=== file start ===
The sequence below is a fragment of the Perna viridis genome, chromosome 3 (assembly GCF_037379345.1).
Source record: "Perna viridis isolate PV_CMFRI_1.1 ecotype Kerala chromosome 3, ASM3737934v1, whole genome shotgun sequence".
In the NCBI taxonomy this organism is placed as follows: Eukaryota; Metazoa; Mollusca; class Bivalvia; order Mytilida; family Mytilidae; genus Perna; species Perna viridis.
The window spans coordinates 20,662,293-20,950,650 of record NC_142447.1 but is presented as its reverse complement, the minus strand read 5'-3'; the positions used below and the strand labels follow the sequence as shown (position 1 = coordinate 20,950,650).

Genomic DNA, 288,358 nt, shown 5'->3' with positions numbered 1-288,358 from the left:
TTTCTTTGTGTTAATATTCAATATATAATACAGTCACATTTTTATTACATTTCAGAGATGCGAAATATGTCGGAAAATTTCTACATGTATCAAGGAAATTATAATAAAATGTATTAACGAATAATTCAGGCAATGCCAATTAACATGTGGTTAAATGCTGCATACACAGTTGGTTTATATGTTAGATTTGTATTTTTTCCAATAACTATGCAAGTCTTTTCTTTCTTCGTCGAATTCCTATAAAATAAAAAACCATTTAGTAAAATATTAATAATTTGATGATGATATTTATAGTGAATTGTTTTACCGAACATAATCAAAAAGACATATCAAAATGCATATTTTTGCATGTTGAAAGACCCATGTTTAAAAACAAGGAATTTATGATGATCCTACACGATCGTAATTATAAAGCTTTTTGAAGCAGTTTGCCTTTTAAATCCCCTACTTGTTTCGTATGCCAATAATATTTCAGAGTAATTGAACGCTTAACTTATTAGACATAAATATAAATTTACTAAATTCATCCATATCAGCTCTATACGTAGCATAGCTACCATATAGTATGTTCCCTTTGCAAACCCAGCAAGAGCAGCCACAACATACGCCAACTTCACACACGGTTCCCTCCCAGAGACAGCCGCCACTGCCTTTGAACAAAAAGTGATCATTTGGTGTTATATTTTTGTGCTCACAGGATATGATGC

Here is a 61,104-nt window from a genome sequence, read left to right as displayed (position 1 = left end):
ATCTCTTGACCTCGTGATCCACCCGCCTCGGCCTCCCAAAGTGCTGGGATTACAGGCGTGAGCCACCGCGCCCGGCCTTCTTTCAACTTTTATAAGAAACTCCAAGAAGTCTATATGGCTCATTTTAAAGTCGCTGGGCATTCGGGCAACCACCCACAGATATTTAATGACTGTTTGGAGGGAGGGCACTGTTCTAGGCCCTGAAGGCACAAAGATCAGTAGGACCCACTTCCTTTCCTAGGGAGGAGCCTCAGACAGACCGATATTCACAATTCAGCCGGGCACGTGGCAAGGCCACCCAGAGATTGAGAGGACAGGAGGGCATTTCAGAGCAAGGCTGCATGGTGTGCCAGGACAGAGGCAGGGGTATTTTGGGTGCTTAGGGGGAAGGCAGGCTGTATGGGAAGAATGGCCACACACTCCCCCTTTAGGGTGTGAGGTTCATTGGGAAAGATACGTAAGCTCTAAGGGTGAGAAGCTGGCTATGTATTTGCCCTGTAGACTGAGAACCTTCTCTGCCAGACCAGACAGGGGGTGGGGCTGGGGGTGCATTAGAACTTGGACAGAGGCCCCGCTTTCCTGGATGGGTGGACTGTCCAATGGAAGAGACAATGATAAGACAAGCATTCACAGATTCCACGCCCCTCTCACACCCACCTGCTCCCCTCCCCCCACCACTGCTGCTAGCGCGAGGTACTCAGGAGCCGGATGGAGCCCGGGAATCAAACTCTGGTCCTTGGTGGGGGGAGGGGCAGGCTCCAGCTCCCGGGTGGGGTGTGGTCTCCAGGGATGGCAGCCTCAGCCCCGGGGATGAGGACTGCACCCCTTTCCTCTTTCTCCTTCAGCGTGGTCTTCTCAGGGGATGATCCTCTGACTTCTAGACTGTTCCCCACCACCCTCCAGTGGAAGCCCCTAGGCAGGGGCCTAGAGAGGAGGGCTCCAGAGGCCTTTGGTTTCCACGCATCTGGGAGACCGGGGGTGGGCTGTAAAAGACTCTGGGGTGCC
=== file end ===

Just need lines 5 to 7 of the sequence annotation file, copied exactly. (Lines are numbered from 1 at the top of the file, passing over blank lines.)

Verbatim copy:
Genomic DNA, 288,358 nt, shown 5'->3' with positions numbered 1-288,358 from the left:
TTTCTTTGTGTTAATATTCAATATATAATACAGTCACATTTTTATTACATTTCAGAGATGCGAAATATGTCGGAAAATTTCTACATGTATCAAGGAAATTATAATAAAATGTATTAACGAATAATTCAGGCAATGCCAATTAACATGTGGTTAAATGCTGCATACACAGTTGGTTTATATGTTAGATTTGTATTTTTTCCAATAACTATGCAAGTCTTTTCTTTCTTCGTCGAATTCCTATAAAATAAAAAACCATTTAGTAAAATATTAATAATTTGATGATGATATTTATAGTGAATTGTTTTACCGAACATAATCAAAAAGACATATCAAAATGCATATTTTTGCATGTTGAAAGACCCATGTTTAAAAACAAGGAATTTATGATGATCCTACACGATCGTAATTATAAAGCTTTTTGAAGCAGTTTGCCTTTTAAATCCCCTACTTGTTTCGTATGCCAATAATATTTCAGAGTAATTGAACGCTTAACTTATTAGACATAAATATAAATTTACTAAATTCATCCATATCAGCTCTATACGTAGCATAGCTACCATATAGTATGTTCCCTTTGCAAACCCAGCAAGAGCAGCCACAACATACGCCAACTTCACACACGGTTCCCTCCCAGAGACAGCCGCCACTGCCTTTGAACAAAAAGTGATCATTTGGTGTTATATTTTTGTGCTCACAGGATATGATGC

Here is a 61,104-nt window from a genome sequence, read left to right as displayed (position 1 = left end):